Quantum Computing Company of the Day: Strangeworks

The Quantum Company started by (William Hurley) Whurley always makes me smile every time I hear the name, in part because it sounds slightly odd, but is such a clever portmanteau I’m rather annoyed that I didn’t think of it myself. Even Strangeworks founder’s name is a conjoined word (Whurley) from his first and second name and even makes sense too.

Akin to “Skunkworks”, “Strangeworks” is a near perfect attribution to the Quantum Computing space. For those in the Quantum Computing world there is nothing unusual about feeling that the whole Quantum field is, well, rather “Strange”, with fairly unintuitive results.

Strangeworks was founded in 2018 by William Hurley, a serial entrepreneur, but not actually a Quantum Physicist (he does have 11 patents to his name though). That shouldn’t cause any problems as he has shown his ability to build successful technology companies (Honest Dollar is one example, sold to Goldman Sachs in 2016) and his recent venture Strangeworks has attracted investment from the likes of well know VC funds such as LightSpeed Ventures.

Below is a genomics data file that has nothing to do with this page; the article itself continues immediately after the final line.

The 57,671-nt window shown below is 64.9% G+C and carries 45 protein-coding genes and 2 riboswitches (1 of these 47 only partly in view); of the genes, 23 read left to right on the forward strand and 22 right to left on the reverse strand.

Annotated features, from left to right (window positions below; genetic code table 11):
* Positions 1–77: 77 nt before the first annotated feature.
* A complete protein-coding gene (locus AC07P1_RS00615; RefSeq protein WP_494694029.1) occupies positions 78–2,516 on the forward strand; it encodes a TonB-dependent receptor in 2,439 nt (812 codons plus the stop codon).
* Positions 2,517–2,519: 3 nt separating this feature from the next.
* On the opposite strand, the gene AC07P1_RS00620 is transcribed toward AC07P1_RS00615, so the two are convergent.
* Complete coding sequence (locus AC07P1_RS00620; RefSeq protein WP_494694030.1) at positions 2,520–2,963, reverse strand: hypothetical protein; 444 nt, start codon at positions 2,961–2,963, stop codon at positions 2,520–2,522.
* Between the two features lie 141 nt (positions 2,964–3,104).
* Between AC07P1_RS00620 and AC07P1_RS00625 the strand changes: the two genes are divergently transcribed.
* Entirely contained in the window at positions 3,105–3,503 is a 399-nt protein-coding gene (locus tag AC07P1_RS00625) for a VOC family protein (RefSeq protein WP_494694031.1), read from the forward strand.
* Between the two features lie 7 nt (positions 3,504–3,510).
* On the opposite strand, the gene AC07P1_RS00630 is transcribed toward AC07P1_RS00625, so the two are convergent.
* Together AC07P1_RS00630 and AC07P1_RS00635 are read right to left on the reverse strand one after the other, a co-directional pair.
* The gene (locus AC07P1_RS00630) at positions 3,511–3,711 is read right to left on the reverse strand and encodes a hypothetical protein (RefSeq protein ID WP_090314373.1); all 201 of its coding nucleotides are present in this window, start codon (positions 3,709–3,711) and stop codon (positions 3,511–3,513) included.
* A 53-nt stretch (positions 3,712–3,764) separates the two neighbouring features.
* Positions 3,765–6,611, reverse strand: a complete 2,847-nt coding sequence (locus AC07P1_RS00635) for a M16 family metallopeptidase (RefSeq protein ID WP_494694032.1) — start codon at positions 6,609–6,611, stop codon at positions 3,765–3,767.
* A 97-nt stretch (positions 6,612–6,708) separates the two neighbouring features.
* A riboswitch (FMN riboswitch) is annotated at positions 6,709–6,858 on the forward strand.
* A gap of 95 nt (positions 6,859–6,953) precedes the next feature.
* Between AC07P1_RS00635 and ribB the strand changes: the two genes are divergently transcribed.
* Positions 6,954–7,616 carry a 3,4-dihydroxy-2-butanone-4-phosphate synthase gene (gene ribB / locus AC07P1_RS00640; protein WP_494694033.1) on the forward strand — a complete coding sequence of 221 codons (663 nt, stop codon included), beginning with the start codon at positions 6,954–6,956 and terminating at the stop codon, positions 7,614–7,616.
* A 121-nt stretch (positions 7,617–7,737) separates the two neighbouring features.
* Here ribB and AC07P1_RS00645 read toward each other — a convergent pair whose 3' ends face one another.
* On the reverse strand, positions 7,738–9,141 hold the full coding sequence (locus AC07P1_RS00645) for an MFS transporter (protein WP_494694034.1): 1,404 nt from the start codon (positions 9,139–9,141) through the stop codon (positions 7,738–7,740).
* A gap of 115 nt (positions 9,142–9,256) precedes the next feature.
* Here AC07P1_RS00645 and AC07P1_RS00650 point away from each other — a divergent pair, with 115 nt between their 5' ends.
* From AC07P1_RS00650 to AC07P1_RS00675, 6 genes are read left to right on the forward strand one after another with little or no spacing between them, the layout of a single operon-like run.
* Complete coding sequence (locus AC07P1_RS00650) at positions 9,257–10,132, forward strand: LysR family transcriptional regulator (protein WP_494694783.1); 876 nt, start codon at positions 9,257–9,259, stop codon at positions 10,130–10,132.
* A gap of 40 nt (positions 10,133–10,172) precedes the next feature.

What do Strangeworks create?

Strangeworks Platforms
Strangework Quantum Computing Platform, available to early Beta testers

They try to solve the problem of running Quantum Calculations on a variety of hardware and aim to be hardware and framework agnostic. The platform is not available at the moment, but you can register for early beta access. Some of the benefits that the product aims to present are the ability to choose from many of the existing quantum frameworks (Q#, Qiskit, Forest, CIRQ and Leap).

There are lot of platforms out there, and we see the move towards attempting to abstract away the Quantum Hardware away from the user is a common theme, whether or not the Hardware is propriety to the company or not. It therefore seems the biggest challenge will be fighting off the competition from other platform entrants.

The future looks like we can see multiple players offering multiple frameworks across a myriad of differing hardware specifications, accessed through a cloud provider such as IBM, AWS or Microsoft.